Law Prof Hammers Scalia’s Terrible Analogy

Geoffrey Stone is a law professor at the University of Chicago and a highly respected legal scholar. And he found Justice Scalia’s analogy between official government support for religion and hearing rock music in public to be as ridiculous as I did.

What caught my attention about Justice Scalia’s dissenting opinion was not the core of his argument — that the lower court was wrong in its understanding of the Establishment Clause, but the exceedingly odd way in which he framed the issue. At the outset of his opinion, Justice Scalia began by noting that some people, perhaps many, “are offended by public displays of religion.” He then said that he “can understand that attitude” because it parallels his own attitude “toward the playing in public of rock music or Stravinsky.” Moreover, he noted, he is “especially annoyed when the intrusion upon my inner peace occurs while I am part of a captive audience, as on a municipal bus or in the waiting room of a public agency.” But, he added, the government cannot constitutionally protect his “aversion” to being exposed to such unpleasantness “because of the First Amendment.” To support this proposition, he cited two Supreme Court decisions that had, indeed, held that the government cannot constitutionally prohibit private speakers from having their say in public merely because their speech offends others.

What makes this discussion odd is that none of this has anything to do with the issue in Elmbrook School District, which involved not speech by private individuals, but speech (or, rather, religious activity) by the government itself. It is true, of course, that the government ordinarily cannot suppress speech by individuals because the message conveyed offends others. This is so not only for rock music and Stravinsky, but also for flag burning, a Nazi march, and religious expression. The government cannot constitutionally forbid a speaker from handing out religious leaflets because his message offends others. But that has absolutely nothing to do with the issue in Elmbrook School District, which involved not speech by private individuals, but speech by the government itself. The analogy drawn by Scalia is flat out wrong.

Justice Scalia then compounds the problem by observing that some “of this Court’s cases,” decisions of which he clearly disapproves, “have allowed the aversion to religious displays” to lead the Court to hold that the First Amendment sometimes prohibits “religious displays” in “public facilities” and “public ceremonies” – “despite the fact that the First Amendment explicitly favors religion” but is “agnostic” about other types of expression.

To be perfectly candid, this borders on incoherence. What Justice Scalia seems to be saying is that because the First Amendment guarantees “the free exercise of religion,” the government should itself be free to engage in “the free exercise of religion.” This is wrong on multiple counts. First, the Free Exercise Clause guarantees individuals the right to practice their religion. It does not give the government the right to practice its religion — or even to have one. This is elemental.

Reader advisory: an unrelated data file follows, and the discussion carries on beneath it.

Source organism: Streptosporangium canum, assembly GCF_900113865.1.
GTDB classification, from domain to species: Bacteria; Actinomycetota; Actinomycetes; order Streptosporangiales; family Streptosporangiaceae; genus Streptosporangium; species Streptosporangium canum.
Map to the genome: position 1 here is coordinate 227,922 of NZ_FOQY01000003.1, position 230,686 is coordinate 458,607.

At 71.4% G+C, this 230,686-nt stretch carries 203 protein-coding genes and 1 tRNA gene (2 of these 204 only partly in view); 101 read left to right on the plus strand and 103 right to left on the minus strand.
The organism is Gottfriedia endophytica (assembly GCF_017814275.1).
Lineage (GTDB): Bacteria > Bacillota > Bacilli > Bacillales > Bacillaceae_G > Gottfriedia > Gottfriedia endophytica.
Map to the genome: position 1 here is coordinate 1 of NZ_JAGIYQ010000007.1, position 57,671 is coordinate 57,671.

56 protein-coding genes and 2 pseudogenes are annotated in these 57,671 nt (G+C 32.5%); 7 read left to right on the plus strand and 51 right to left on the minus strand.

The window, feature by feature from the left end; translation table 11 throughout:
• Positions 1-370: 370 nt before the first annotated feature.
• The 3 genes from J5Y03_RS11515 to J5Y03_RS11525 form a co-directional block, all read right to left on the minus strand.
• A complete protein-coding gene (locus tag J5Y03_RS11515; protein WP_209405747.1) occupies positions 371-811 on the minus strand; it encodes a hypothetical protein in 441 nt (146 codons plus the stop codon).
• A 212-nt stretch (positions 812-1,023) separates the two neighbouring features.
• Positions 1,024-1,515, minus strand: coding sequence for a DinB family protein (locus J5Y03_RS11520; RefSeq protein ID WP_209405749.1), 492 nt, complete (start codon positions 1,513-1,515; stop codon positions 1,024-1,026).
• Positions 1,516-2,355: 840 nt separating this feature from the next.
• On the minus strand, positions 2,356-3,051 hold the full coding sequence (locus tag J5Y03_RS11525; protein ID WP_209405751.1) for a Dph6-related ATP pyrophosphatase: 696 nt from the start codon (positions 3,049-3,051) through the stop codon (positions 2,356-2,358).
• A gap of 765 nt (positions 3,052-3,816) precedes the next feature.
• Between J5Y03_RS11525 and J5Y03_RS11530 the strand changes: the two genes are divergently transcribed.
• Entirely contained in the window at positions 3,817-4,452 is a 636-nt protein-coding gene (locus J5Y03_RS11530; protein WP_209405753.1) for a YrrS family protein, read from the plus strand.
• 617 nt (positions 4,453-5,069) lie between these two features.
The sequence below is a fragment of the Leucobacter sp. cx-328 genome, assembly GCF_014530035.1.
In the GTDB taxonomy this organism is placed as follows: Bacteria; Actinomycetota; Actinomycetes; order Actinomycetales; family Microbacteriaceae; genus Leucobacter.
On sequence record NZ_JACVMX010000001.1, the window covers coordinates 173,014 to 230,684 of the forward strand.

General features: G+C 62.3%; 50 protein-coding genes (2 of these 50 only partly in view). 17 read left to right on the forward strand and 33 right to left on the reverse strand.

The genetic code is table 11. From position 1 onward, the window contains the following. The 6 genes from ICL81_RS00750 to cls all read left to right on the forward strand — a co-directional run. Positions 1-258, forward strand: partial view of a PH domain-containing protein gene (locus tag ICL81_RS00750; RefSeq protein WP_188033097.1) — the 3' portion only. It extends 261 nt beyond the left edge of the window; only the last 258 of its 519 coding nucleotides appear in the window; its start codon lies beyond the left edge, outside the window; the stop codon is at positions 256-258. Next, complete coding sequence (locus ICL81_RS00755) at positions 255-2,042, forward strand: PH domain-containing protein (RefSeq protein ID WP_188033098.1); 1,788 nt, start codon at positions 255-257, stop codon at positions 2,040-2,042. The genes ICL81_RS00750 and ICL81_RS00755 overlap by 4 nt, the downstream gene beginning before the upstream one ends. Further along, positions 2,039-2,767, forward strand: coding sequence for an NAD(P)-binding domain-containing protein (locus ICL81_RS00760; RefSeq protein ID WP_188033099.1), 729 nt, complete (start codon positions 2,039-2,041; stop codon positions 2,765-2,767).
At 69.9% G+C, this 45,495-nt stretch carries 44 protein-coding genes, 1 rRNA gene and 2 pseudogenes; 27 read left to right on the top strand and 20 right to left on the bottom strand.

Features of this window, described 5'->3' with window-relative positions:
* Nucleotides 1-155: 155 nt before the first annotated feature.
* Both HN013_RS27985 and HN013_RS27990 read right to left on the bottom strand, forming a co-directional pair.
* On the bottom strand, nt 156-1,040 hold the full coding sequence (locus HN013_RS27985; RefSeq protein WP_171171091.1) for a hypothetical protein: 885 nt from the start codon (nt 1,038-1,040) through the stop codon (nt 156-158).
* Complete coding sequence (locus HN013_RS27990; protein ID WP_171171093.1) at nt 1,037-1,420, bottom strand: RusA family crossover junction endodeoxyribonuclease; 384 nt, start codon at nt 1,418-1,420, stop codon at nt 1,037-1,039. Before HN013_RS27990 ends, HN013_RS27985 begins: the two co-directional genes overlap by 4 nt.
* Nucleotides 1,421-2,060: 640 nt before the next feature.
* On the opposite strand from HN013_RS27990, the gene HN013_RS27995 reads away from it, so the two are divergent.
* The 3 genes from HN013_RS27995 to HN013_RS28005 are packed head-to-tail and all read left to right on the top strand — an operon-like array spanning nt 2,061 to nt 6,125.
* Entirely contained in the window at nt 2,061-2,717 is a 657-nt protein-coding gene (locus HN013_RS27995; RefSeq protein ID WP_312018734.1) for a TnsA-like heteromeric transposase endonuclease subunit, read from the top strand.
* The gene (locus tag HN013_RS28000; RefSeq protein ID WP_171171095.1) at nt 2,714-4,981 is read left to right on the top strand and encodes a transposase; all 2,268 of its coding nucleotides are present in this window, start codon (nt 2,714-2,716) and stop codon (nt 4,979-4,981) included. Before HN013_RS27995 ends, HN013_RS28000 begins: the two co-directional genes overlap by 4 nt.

Second, although the First Amendment “explicitly favors religion” in the sense that it guarantees “the free exercise of religion,” it does not “favor” religion when the speaker is the government. To the contrary, the First Amendment explicitly restricts the government with respect to religion, by providing that government “shall make no law respecting the establishment of religion.” The Constitution gives the government broad power to take positions in all sorts of ways, but the one thing it explicitly forbids the government to do is to take positions on religion that constitute acts “respecting the establishment of religion.” Thus, the First Amendment does not “favor” religious expression by the government, it specifically and unambiguously constrains it.

Third, Justice Scalia suggests that the reason the Court has interpreted the Establishment Clause to limit religious expression by the government is because some people have an “aversion to religious displays,” analogous to his aversion to rock music and Stravinsky. But this completely misunderstands the essence of the Establishment Clause, which is not about protecting people from what they might see as the “unpleasantness” of religious expression, but about keeping the government neutral in the realm of religion, because the Framers understood that non-neutrality by the government would prove divisive and destructive of the very notion of “We the People.” It was for that reason, and not to protect people against the unpleasantness of listening to what they might deem offensive religious expression, that the Framers, in Thomas Jefferson’s words, erected a “wall of separation” between state and church.

This is what Scalia has become in the last decade or so. Where once he was almost universally considered one of the sharpest minds on the court, even by those who disagreed with him on almost everything (me included), he’s now just a cranky old man making terrible arguments that suit his political agenda.